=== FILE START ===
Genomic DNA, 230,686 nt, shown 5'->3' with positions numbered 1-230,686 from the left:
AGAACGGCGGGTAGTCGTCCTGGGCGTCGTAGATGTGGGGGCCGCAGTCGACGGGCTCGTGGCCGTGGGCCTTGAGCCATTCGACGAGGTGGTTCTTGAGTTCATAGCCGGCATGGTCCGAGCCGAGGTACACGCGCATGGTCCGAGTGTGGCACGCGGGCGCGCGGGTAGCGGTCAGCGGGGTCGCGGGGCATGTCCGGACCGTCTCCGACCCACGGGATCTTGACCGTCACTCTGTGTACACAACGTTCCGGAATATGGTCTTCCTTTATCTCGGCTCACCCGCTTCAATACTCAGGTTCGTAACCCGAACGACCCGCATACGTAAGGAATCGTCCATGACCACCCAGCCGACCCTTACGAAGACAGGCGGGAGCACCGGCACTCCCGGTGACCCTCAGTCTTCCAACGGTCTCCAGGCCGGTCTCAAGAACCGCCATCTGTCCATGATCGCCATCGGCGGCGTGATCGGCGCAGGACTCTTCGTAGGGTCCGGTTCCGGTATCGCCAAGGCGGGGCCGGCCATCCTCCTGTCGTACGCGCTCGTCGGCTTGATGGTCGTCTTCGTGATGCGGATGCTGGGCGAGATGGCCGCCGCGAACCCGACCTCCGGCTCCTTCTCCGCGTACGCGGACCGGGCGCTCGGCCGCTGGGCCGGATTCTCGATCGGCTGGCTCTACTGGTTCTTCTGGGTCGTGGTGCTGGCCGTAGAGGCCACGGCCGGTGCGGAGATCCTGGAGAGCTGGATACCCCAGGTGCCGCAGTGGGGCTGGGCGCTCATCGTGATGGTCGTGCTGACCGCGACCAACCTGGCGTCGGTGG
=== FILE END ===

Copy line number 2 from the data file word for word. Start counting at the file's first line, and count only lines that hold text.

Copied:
AGAACGGCGGGTAGTCGTCCTGGGCGTCGTAGATGTGGGGGCCGCAGTCGACGGGCTCGTGGCCGTGGGCCTTGAGCCATTCGACGAGGTGGTTCTTGAGTTCATAGCCGGCATGGTCCGAGCCGAGGTACACGCGCATGGTCCGAGTGTGGCACGCGGGCGCGCGGGTAGCGGTCAGCGGGGTCGCGGGGCATGTCCGGACCGTCTCCGACCCACGGGATCTTGACCGTCACTCTGTGTACACAACGTTCCGGAATATGGTCTTCCTTTATCTCGGCTCACCCGCTTCAATACTCAGGTTCGTAACCCGAACGACCCGCATACGTAAGGAATCGTCCATGACCACCCAGCCGACCCTTACGAAGACAGGCGGGAGCACCGGCACTCCCGGTGACCCTCAGTCTTCCAACGGTCTCCAGGCCGGTCTCAAGAACCGCCATCTGTCCATGATCGCCATCGGCGGCGTGATCGGCGCAGGACTCTTCGTAGGGTCCGGTTCCGGTATCGCCAAGGCGGGGCCGGCCATCCTCCTGTCGTACGCGCTCGTCGGCTTGATGGTCGTCTTCGTGATGCGGATGCTGGGCGAGATGGCCGCCGCGAACCCGACCTCCGGCTCCTTCTCCGCGTACGCGGACCGGGCGCTCGGCCGCTGGGCCGGATTCTCGATCGGCTGGCTCTACTGGTTCTTCTGGGTCGTGGTGCTGGCCGTAGAGGCCACGGCCGGTGCGGAGATCCTGGAGAGCTGGATACCCCAGGTGCCGCAGTGGGGCTGGGCGCTCATCGTGATGGTCGTGCTGACCGCGACCAACCTGGCGTCGGTGG